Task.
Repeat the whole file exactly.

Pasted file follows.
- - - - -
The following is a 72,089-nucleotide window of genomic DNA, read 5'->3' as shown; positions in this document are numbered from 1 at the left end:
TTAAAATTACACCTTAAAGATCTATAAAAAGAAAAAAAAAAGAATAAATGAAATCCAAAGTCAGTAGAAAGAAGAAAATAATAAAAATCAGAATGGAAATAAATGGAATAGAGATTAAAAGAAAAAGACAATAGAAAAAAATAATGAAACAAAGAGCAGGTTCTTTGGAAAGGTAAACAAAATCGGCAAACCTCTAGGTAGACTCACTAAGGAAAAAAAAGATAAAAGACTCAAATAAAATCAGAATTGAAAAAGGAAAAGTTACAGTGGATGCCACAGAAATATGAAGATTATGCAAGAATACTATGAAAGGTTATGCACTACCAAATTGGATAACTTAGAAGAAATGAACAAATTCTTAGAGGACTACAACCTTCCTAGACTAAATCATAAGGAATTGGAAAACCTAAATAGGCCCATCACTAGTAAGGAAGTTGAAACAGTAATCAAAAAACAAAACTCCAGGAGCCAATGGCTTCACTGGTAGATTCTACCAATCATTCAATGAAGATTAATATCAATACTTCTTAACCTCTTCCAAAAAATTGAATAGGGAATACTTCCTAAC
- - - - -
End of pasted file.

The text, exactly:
The following is a 72,089-nucleotide window of genomic DNA, read 5'->3' as shown; positions in this document are numbered from 1 at the left end:
TTAAAATTACACCTTAAAGATCTATAAAAAGAAAAAAAAAAGAATAAATGAAATCCAAAGTCAGTAGAAAGAAGAAAATAATAAAAATCAGAATGGAAATAAATGGAATAGAGATTAAAAGAAAAAGACAATAGAAAAAAATAATGAAACAAAGAGCAGGTTCTTTGGAAAGGTAAACAAAATCGGCAAACCTCTAGGTAGACTCACTAAGGAAAAAAAAGATAAAAGACTCAAATAAAATCAGAATTGAAAAAGGAAAAGTTACAGTGGATGCCACAGAAATATGAAGATTATGCAAGAATACTATGAAAGGTTATGCACTACCAAATTGGATAACTTAGAAGAAATGAACAAATTCTTAGAGGACTACAACCTTCCTAGACTAAATCATAAGGAATTGGAAAACCTAAATAGGCCCATCACTAGTAAGGAAGTTGAAACAGTAATCAAAAAACAAAACTCCAGGAGCCAATGGCTTCACTGGTAGATTCTACCAATCATTCAATGAAGATTAATATCAATACTTCTTAACCTCTTCCAAAAAATTGAATAGGGAATACTTCCTAAC